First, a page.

THE KINGSTON WHIG-STANDARD, March 25, 1997

Belle Park: Where was ministry?

Richard D. Lindgren, Counsel, Canadian Environmental Law Association, Toronto

Janet and Doug Fletcher should be commended for commencing a private prosecution under the Fisheries Act against the City of Kingston in relation to the former dump at Belle Park.
While the Fletcher’s allegations against the city must be proven beyond a reasonable doubt in court, this ongoing saga raises serious questions about the role and responsibility of the Ministry of Environment and Energy. For example, it appears that for several years, ministry officials have been aware of the leachate problems at the former dump and have discussed the matter with the city. However, the ministry failed to exercise its powers under the Environmental Protection Act or the Ontario Water Resources Act to order the city to take remedial or preventive measures at the site.In the March 17 edition of The Kingston Whig-Standard, a local ministry official defended the ministry’s inaction by commenting that it was up to the city to address site problems (“City knew of problem, ministry official says”). In our opinion, the ministry’s laissez-faire approach is highly objectionable and clearly inconsistent with the ministry’s statutory mandate to protect Ontario’s natural environment.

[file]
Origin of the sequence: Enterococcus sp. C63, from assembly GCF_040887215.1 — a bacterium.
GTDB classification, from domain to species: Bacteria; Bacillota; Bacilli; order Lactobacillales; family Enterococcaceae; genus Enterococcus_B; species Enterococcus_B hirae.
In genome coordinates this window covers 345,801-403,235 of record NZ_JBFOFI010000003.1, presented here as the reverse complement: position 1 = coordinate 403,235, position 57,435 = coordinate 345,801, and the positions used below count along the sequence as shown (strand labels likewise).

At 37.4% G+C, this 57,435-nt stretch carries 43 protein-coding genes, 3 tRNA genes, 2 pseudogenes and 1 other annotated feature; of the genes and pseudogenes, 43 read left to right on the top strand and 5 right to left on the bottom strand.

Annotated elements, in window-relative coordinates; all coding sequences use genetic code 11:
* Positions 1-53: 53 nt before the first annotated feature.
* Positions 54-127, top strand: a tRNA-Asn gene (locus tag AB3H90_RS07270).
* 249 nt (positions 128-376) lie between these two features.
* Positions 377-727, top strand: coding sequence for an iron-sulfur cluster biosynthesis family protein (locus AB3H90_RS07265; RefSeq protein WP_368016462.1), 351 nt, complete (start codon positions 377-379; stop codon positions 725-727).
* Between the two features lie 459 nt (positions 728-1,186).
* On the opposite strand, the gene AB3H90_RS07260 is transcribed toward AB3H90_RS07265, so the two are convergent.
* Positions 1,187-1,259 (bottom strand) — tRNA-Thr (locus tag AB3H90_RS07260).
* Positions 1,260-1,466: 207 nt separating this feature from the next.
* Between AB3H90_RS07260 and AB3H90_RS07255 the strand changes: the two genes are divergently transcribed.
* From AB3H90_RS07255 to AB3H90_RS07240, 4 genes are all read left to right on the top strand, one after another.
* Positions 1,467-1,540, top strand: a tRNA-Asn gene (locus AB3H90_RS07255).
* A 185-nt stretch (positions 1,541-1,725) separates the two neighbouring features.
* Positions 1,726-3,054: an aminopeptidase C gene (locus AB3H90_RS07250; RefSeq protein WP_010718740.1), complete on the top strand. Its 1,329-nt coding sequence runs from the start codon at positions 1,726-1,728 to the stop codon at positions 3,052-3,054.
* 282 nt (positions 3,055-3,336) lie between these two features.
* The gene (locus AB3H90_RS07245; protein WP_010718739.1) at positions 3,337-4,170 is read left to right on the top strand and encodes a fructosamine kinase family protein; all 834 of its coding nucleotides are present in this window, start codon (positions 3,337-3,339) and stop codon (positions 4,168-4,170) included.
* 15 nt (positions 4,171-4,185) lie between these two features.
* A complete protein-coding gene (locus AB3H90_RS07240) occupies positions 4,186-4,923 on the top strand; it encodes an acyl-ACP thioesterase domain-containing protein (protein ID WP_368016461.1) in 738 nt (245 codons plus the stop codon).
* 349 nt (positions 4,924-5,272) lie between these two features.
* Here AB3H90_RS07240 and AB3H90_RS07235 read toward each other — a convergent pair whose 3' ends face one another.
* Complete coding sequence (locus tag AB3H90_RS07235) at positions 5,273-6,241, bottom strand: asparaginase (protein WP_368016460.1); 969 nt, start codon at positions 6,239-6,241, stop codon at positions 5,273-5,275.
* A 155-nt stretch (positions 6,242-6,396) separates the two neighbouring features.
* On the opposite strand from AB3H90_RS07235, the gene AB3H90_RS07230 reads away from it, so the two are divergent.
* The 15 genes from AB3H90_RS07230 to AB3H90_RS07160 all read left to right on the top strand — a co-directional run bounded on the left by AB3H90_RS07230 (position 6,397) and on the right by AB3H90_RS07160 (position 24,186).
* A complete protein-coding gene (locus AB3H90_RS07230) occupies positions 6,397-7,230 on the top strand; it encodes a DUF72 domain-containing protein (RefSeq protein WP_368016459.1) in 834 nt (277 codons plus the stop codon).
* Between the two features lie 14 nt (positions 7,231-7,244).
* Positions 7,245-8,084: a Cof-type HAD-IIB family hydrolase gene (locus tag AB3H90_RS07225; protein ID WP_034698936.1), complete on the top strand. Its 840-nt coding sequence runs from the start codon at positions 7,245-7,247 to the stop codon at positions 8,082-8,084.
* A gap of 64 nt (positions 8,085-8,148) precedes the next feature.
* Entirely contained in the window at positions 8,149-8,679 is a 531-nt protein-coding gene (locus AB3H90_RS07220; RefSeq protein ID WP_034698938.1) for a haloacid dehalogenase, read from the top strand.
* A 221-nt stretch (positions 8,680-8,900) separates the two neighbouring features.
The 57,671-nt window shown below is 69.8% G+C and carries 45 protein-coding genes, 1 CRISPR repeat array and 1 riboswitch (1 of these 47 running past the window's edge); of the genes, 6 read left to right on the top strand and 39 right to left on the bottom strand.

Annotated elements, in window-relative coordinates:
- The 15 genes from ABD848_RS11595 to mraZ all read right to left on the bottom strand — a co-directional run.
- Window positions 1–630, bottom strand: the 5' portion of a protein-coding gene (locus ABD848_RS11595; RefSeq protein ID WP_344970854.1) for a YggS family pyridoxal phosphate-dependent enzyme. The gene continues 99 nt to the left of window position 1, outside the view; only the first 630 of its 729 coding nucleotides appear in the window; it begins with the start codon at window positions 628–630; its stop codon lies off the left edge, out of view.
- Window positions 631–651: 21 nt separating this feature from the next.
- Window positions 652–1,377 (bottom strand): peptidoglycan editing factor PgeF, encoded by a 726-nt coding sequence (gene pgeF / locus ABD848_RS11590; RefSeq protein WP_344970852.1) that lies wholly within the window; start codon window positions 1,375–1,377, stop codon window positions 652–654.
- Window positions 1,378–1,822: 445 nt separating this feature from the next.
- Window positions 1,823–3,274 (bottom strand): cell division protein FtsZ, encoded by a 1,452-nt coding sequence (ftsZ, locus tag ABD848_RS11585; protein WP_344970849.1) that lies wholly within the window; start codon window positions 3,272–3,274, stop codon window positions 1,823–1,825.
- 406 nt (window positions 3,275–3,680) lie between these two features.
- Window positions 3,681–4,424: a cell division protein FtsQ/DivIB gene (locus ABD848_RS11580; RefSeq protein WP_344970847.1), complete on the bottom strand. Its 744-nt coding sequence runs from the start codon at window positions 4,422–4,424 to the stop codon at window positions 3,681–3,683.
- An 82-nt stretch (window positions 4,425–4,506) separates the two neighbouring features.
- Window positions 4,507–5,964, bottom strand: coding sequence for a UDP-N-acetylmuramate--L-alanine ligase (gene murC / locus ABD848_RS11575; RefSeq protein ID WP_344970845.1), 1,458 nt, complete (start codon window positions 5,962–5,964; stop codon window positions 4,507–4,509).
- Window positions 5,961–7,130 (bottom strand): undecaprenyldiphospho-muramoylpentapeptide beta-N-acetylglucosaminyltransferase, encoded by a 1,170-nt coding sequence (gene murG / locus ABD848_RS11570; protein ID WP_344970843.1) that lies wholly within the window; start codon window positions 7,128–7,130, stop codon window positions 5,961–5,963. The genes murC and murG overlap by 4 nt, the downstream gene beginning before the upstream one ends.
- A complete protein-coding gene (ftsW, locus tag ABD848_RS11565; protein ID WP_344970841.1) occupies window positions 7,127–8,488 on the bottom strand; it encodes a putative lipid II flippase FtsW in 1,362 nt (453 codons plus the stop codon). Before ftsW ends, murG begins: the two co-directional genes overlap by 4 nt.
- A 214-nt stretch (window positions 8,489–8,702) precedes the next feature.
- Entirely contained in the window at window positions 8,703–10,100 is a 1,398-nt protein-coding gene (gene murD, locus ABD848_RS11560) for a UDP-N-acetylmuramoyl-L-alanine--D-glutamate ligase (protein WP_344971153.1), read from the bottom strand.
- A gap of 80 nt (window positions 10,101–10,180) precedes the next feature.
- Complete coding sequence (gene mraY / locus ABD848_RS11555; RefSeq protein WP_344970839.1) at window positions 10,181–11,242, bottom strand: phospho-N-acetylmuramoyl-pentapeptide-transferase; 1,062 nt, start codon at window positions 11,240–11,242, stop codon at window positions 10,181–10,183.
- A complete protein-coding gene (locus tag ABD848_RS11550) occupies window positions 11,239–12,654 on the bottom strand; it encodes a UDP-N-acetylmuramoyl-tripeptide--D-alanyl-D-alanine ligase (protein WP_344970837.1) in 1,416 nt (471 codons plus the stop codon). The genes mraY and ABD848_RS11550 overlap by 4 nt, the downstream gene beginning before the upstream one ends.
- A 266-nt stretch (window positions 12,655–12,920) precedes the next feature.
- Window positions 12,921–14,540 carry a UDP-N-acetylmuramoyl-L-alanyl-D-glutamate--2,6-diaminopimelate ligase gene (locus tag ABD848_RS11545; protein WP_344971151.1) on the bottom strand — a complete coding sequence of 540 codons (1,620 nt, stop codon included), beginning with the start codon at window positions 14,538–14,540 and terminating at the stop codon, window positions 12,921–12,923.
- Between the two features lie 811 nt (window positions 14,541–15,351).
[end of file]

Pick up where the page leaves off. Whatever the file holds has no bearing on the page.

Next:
However, due to massive staff reductions and budget cutbacks imposed upon the ministry by the provincial government, it seems likely that Ontarians will be increasingly left on their own to pursue legal remedies against polluters.
Regardless of the outcome of the Fletcher’s prosecution against the city, the ministry should be held accountable for its continuing failure to promptly and fully exercise its legal authority in this case.
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